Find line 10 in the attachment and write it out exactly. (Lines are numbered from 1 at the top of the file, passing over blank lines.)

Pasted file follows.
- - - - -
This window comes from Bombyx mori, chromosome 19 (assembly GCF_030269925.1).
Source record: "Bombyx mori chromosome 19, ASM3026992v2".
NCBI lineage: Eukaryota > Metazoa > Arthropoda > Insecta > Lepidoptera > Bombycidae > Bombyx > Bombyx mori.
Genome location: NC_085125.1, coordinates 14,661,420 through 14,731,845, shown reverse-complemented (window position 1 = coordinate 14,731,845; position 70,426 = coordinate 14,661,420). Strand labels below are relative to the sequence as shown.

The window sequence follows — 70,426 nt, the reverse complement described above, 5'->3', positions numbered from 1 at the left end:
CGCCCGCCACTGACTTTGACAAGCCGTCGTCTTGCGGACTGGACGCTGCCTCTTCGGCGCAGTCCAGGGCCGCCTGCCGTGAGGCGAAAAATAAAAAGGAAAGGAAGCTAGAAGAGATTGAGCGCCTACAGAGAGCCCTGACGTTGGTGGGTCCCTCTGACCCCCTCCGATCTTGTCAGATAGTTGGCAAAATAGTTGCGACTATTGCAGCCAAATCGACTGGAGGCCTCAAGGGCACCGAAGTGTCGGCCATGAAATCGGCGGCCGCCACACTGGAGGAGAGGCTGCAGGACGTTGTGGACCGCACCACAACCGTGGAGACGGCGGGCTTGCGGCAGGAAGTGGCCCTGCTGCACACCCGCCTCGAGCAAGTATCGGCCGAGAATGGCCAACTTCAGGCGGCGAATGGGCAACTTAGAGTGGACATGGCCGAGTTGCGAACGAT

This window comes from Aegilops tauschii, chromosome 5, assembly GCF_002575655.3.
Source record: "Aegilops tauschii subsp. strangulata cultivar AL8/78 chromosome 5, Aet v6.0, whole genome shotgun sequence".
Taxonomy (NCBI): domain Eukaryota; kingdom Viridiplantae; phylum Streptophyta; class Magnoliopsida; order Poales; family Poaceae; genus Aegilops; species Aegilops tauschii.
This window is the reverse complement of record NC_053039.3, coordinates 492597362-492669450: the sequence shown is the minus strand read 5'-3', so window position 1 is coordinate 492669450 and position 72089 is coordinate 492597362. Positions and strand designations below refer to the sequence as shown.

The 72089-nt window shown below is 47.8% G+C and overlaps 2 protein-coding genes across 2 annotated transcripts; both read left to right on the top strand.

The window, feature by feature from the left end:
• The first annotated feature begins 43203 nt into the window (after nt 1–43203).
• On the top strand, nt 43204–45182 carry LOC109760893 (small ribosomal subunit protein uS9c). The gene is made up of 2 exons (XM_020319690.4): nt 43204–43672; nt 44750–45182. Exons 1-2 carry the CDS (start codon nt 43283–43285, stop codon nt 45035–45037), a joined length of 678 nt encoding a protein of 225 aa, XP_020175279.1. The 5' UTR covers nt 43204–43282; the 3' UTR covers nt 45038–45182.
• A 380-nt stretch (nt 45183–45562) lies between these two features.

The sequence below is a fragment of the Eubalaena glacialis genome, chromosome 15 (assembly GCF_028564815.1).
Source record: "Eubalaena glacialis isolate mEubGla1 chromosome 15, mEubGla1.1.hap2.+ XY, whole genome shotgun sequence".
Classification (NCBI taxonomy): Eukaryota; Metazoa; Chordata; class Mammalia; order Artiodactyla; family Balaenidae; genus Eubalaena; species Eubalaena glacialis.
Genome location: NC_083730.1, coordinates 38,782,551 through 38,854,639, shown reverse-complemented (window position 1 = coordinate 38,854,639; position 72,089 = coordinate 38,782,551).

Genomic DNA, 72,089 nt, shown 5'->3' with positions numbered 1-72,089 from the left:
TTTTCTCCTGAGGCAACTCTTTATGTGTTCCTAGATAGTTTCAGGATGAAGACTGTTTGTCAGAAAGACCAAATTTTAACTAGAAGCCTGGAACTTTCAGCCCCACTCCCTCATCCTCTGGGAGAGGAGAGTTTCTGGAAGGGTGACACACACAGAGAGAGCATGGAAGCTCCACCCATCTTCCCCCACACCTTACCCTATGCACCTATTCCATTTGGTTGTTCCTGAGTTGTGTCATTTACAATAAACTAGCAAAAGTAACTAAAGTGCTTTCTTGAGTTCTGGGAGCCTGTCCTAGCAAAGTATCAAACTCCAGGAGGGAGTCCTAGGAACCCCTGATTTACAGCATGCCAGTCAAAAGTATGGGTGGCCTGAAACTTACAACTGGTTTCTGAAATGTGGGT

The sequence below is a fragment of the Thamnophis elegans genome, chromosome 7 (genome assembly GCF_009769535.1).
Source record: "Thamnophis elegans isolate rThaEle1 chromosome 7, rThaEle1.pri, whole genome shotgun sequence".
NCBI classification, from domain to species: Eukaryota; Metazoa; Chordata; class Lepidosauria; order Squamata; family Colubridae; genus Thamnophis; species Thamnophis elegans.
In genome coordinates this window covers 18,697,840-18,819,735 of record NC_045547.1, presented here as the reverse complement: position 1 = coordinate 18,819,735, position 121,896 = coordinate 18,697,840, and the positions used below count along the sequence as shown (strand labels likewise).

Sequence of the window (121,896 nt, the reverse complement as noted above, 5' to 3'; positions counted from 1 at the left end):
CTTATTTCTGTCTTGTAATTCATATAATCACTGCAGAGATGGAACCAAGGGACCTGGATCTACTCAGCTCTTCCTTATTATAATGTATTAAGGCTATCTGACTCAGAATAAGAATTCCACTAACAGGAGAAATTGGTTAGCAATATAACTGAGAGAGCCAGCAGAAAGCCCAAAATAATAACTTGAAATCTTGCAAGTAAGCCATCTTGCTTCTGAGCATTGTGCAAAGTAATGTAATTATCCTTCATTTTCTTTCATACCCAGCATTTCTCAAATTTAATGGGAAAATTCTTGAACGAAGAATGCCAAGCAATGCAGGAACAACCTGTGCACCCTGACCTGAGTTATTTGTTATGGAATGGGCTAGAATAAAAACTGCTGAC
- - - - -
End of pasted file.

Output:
This window is the reverse complement of record NC_053039.3, coordinates 492597362-492669450: the sequence shown is the minus strand read 5'-3', so window position 1 is coordinate 492669450 and position 72089 is coordinate 492597362. Positions and strand designations below refer to the sequence as shown.